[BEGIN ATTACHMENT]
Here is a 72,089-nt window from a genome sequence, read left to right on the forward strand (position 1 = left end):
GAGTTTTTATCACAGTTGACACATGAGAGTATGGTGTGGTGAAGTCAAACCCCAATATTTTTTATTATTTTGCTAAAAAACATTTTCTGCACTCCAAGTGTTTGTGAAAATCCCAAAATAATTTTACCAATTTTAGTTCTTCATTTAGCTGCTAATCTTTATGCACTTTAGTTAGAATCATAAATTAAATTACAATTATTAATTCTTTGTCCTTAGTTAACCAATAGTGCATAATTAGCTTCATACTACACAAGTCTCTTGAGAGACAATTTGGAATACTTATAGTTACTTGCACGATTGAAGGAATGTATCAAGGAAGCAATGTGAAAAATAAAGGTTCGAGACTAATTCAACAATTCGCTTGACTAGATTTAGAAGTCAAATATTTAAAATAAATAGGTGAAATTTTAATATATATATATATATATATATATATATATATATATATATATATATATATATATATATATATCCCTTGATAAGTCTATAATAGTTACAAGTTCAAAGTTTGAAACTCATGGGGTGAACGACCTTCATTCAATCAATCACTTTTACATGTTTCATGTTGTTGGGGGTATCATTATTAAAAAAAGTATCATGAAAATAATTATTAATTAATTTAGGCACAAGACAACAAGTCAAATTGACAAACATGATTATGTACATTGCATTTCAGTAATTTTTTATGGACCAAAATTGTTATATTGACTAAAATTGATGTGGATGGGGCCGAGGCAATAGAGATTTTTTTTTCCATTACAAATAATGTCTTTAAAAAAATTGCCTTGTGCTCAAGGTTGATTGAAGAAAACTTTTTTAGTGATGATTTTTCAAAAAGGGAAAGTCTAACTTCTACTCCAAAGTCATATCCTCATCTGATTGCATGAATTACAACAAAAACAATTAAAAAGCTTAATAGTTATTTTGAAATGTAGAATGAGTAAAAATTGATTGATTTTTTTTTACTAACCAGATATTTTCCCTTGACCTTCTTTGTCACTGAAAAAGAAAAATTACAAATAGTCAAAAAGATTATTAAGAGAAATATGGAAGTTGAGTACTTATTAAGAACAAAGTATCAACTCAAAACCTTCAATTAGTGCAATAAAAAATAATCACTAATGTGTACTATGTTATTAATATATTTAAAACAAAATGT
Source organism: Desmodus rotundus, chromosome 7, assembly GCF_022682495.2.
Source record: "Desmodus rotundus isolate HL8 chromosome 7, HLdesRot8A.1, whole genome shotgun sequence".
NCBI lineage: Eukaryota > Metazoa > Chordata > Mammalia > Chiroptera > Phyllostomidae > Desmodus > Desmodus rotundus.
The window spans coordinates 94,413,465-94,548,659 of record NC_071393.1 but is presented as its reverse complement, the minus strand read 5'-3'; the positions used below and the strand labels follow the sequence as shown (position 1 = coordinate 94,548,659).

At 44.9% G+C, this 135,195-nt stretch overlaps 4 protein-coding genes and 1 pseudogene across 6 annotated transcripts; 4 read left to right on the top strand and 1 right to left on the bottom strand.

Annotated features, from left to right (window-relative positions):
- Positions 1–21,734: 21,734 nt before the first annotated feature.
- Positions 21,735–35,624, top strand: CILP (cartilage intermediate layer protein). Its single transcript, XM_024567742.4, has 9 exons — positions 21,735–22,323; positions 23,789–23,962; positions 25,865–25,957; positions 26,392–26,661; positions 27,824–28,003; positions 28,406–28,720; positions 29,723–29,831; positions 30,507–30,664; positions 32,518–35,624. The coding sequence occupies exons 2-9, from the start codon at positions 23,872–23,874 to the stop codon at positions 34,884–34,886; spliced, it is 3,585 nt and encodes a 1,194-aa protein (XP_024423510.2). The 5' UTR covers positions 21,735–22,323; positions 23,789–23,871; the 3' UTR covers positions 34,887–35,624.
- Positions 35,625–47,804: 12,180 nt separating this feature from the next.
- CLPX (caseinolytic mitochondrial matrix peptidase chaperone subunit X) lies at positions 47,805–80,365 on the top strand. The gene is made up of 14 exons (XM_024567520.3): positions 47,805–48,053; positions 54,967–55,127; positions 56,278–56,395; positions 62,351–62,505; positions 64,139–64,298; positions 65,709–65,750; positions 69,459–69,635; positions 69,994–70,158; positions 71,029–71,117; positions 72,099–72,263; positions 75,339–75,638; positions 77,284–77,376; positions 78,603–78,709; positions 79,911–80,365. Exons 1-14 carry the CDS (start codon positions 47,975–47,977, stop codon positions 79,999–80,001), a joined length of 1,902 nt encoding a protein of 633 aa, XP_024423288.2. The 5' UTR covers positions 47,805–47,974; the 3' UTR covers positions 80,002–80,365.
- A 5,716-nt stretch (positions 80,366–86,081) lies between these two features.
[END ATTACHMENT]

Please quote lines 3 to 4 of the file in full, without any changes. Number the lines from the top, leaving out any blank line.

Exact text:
Source organism: Desmodus rotundus, chromosome 7, assembly GCF_022682495.2.
Source record: "Desmodus rotundus isolate HL8 chromosome 7, HLdesRot8A.1, whole genome shotgun sequence".